Figure 2

Cryopreservation of seed stocks at USDA–Agricultural Research Service (ARS) National Seed Storage Laboratory, Fort Collins, Colorado. [Photo courtesy of USDA-ARS Information Services]

Figure 3

Pie diagrams depicting proportion of genetic variation (as measured through DNA polymorphisms) found in cultivated rice [Oryza sativa spp. indica (blue) and japonica (yellow)] (9) and cultivated tomato (L. esculentum) (10) versus their wild relatives (exotics, green). Exotics include only those lines that cross readily with their domesticated counterparts.

Table 1

Estimated number of seed bank entries worldwide for selected crops [reprinted from (8)].

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As we look toward the future, we must reflect upon the rationale for collecting and maintaining germplasm and reexamine the ways in which we are using these genetic resources. Recent applications of genome mapping suggest that the genetic diversity stored in germplasm banks can be utilized with a much higher level of efficiency than previously imagined. However, if we are to discover the true potential of the seeds carefully locked away in gene banks, we must change the way we think about our germplasm resources and be willing to approach the utilization of these living collections in new and innovative ways.

Strategies for the Evaluation and Utilization of Germplasm

The old paradigm: Looking for the phenotype. The traditional approach to the utilization of exotic germplasm is to screen entries from a gene bank for a clearly defined character, recognizable in the phenotype (physical appearance). Once a line with the desired characteristic has been identified, it is crossed with an elite cultivar in order to introduce the genes from the exotic donor into the cultivated type. This approach works well when the trait of interest is controlled by one or a few genes. For example, wild germplasm has been used with great success in breeding for simply inherited resistance to diseases and insects (8). The resistance characters selected by means of this approach are almost always conditioned by single, dominant genes that can be readily transferred into elite cultivars through established breeding procedures. Generally, resistance screening requires inoculating hundreds or thousands of entries with a given pathogen or insect. One or more highly resistant lines are identified and used as donors of the trait in subsequent crossing experiments. Though effective for certain specific characters, only a small proportion of the genetic variation inherent in exotic germplasm will ever be exploited for crop improvement as a result of this strategy.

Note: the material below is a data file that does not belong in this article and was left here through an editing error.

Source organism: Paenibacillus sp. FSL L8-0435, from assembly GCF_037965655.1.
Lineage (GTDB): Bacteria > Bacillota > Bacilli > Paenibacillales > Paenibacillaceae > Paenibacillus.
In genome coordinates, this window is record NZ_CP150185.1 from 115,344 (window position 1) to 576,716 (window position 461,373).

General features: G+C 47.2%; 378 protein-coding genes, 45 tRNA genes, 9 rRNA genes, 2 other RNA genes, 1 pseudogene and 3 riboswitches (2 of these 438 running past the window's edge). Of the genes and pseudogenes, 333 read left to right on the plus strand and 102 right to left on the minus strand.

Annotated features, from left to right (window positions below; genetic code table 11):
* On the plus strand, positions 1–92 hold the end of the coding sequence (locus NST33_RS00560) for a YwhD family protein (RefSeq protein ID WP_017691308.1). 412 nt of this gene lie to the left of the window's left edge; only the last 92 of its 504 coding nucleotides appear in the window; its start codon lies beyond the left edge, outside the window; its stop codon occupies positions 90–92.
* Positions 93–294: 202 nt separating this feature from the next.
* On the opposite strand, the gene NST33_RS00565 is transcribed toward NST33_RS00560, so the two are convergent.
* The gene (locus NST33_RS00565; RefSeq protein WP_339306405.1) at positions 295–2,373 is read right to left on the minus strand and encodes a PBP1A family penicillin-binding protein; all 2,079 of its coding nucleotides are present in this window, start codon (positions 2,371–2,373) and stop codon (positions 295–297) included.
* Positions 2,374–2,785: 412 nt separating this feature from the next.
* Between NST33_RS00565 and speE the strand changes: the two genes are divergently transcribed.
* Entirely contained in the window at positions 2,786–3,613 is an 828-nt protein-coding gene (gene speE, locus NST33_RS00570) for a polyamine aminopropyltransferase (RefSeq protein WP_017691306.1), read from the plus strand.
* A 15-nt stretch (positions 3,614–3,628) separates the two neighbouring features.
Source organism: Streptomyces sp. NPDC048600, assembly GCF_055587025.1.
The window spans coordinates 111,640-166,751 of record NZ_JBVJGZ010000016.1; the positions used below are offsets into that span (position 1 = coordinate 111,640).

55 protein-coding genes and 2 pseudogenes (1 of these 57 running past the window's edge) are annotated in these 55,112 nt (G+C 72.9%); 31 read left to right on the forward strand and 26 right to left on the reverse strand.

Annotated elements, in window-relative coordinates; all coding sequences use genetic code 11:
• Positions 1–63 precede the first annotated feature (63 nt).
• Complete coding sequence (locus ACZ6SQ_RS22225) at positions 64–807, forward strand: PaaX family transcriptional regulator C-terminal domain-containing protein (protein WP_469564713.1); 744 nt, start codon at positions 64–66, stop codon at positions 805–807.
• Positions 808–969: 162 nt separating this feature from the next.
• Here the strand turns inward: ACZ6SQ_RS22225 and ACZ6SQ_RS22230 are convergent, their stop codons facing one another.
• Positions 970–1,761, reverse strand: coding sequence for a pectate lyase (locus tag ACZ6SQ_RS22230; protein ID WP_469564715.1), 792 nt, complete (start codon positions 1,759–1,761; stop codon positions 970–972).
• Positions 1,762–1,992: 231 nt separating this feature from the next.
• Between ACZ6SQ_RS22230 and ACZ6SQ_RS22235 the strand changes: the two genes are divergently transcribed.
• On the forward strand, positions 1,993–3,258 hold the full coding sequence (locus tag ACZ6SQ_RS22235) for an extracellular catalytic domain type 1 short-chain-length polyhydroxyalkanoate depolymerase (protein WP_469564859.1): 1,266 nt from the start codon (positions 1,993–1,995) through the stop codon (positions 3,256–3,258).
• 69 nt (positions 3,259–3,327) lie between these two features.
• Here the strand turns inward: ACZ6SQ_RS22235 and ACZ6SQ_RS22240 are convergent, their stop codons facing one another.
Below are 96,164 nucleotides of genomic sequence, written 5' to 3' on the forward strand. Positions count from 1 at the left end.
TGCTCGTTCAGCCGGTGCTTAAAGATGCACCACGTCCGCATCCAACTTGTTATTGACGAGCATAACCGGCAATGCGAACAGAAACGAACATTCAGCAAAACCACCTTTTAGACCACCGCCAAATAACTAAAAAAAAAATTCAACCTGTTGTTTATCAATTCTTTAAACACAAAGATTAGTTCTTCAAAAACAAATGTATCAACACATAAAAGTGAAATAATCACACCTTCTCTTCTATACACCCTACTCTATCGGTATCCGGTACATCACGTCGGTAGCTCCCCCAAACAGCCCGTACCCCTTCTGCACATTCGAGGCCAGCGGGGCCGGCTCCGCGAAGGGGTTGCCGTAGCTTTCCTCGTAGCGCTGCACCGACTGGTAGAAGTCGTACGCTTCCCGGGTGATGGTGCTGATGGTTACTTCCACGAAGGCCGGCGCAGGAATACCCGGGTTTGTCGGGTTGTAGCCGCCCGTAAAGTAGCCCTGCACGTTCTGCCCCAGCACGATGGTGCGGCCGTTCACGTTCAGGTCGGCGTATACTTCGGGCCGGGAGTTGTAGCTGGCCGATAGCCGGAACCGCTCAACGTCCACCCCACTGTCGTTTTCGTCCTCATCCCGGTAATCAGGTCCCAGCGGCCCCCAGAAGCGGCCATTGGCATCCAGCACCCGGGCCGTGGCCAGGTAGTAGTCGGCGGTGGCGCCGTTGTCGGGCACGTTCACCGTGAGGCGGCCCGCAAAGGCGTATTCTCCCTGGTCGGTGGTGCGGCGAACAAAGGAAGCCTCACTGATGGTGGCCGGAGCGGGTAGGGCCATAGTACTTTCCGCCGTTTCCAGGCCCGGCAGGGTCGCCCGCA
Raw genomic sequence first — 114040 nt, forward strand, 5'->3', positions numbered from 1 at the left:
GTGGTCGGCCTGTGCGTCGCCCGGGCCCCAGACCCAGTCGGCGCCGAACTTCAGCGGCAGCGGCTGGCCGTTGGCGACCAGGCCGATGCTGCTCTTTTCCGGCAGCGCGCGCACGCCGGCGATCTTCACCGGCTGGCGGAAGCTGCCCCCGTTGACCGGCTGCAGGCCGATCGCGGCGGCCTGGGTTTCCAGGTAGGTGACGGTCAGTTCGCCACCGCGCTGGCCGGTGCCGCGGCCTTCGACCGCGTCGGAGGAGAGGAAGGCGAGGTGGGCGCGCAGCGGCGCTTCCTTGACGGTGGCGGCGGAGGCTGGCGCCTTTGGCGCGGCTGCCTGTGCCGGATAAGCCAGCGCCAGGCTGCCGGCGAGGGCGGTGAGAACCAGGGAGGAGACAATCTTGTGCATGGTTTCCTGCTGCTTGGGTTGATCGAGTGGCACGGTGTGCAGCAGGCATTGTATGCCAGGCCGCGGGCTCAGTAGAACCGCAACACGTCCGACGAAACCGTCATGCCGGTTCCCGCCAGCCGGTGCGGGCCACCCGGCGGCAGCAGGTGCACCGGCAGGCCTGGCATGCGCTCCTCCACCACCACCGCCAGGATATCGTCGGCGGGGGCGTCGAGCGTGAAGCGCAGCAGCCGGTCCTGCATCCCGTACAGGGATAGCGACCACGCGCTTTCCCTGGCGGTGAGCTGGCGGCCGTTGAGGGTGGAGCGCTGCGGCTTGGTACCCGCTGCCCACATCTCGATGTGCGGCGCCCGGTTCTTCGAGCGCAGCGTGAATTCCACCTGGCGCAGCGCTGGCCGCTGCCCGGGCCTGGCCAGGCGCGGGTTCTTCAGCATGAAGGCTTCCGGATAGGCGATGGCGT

Most traits important to agriculture, such as yield, are conditioned not by single genes, but by many genes. The yield of wild and unadapted accessions found in germplasm banks is invariably much lower than that of modern elite cultivars. For example, in rice, an accession of the wild ancestor Oryza rufipogon yields only a fraction of that of a modern Chinese hybrid (Fig.4). Crop domestication and plant breeding have been extremely successful at increasing the frequency of beneficial alleles for yield at many loci. As a result, breeders have persisted in making crosses among closely related, high-yielding varieties, unable to rationalize a search for yield-enhancing genes in low-yielding ancestral types. Yet, considering how many genes are likely to influence yield, it is unlikely that modern cultivars have the best alleles for yield at all yield-related loci. Many beneficial alleles have undoubtedly been left behind because of the bottlenecks imposed by domestication coupled with years of modern breeding and selection within adapted gene pools. Thus, although wild and exotic germplasm is perceived to be a poor bet for the improvement of most traits based on phenotypic examination, it is quite possible that some favorable genes (alleles) lie buried amidst the thousands of accessions maintained in gene banks which, if they could be found, might be of great value to crop improvement. Implementing strategies for finding those genes requires a major shift in the paradigm for using our genetic resources.